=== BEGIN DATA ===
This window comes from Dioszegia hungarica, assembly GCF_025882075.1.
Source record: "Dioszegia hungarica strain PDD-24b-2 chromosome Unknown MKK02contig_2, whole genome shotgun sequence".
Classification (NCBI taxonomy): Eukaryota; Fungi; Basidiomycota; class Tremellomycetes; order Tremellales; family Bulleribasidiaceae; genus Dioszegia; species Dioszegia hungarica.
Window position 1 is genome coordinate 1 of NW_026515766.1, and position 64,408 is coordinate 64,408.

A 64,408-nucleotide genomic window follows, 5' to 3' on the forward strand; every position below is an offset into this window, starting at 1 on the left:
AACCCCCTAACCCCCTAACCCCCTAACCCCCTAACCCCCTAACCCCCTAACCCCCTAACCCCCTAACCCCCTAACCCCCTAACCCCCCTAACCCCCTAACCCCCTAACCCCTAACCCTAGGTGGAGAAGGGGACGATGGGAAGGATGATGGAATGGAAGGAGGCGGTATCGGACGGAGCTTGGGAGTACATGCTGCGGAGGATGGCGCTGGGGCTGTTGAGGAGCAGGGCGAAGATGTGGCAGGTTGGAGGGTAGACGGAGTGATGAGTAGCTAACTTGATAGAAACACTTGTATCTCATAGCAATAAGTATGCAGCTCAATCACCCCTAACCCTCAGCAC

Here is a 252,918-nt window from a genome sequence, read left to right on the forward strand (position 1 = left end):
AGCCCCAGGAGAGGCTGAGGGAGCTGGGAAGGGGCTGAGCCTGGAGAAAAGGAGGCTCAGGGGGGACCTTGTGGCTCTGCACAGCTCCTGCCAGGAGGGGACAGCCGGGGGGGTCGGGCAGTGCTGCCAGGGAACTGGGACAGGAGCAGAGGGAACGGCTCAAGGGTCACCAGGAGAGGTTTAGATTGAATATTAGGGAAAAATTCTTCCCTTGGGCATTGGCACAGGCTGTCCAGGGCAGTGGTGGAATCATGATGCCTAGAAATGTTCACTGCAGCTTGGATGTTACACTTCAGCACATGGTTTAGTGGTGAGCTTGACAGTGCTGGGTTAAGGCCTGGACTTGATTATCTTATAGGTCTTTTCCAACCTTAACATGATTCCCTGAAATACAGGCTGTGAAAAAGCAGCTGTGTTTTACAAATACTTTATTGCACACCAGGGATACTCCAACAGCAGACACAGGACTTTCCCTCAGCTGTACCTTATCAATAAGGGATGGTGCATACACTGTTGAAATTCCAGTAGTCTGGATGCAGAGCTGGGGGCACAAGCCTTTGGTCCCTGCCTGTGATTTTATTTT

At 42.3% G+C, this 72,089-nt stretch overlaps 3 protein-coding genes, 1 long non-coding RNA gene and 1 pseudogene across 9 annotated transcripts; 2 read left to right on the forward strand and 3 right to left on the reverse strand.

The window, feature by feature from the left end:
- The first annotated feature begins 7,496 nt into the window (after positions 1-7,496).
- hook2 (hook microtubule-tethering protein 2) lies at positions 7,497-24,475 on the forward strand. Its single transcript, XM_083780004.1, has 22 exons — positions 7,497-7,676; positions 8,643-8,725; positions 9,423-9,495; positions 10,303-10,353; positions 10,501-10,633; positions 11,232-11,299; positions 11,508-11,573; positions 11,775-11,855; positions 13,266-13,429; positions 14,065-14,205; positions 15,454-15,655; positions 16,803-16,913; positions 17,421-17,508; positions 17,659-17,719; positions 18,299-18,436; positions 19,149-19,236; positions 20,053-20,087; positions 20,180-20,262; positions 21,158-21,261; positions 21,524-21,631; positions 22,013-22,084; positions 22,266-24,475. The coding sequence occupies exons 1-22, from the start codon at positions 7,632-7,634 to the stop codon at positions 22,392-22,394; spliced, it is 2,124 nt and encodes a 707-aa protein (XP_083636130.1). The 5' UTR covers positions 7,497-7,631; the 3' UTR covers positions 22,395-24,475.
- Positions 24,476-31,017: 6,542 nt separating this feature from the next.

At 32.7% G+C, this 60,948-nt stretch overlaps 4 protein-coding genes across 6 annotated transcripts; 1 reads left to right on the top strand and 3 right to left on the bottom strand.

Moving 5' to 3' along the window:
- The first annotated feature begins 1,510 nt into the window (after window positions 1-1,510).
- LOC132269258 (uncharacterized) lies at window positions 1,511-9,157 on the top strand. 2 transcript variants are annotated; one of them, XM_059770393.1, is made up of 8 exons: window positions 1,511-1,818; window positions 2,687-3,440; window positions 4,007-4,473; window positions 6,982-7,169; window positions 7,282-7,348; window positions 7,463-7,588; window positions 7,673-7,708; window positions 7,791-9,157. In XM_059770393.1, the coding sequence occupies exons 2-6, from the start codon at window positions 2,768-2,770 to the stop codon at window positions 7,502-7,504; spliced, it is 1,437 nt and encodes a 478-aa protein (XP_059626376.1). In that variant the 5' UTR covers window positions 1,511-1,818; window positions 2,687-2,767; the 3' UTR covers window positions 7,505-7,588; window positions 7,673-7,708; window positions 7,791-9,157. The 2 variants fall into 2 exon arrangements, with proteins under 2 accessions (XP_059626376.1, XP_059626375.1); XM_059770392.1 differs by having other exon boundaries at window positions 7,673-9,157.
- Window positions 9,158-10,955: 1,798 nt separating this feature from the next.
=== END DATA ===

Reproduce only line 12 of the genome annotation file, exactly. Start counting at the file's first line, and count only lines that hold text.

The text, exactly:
- hook2 (hook microtubule-tethering protein 2) lies at positions 7,497-24,475 on the forward strand. Its single transcript, XM_083780004.1, has 22 exons — positions 7,497-7,676; positions 8,643-8,725; positions 9,423-9,495; positions 10,303-10,353; positions 10,501-10,633; positions 11,232-11,299; positions 11,508-11,573; positions 11,775-11,855; positions 13,266-13,429; positions 14,065-14,205; positions 15,454-15,655; positions 16,803-16,913; positions 17,421-17,508; positions 17,659-17,719; positions 18,299-18,436; positions 19,149-19,236; positions 20,053-20,087; positions 20,180-20,262; positions 21,158-21,261; positions 21,524-21,631; positions 22,013-22,084; positions 22,266-24,475. The coding sequence occupies exons 1-22, from the start codon at positions 7,632-7,634 to the stop codon at positions 22,392-22,394; spliced, it is 2,124 nt and encodes a 707-aa protein (XP_083636130.1). The 5' UTR covers positions 7,497-7,631; the 3' UTR covers positions 22,395-24,475.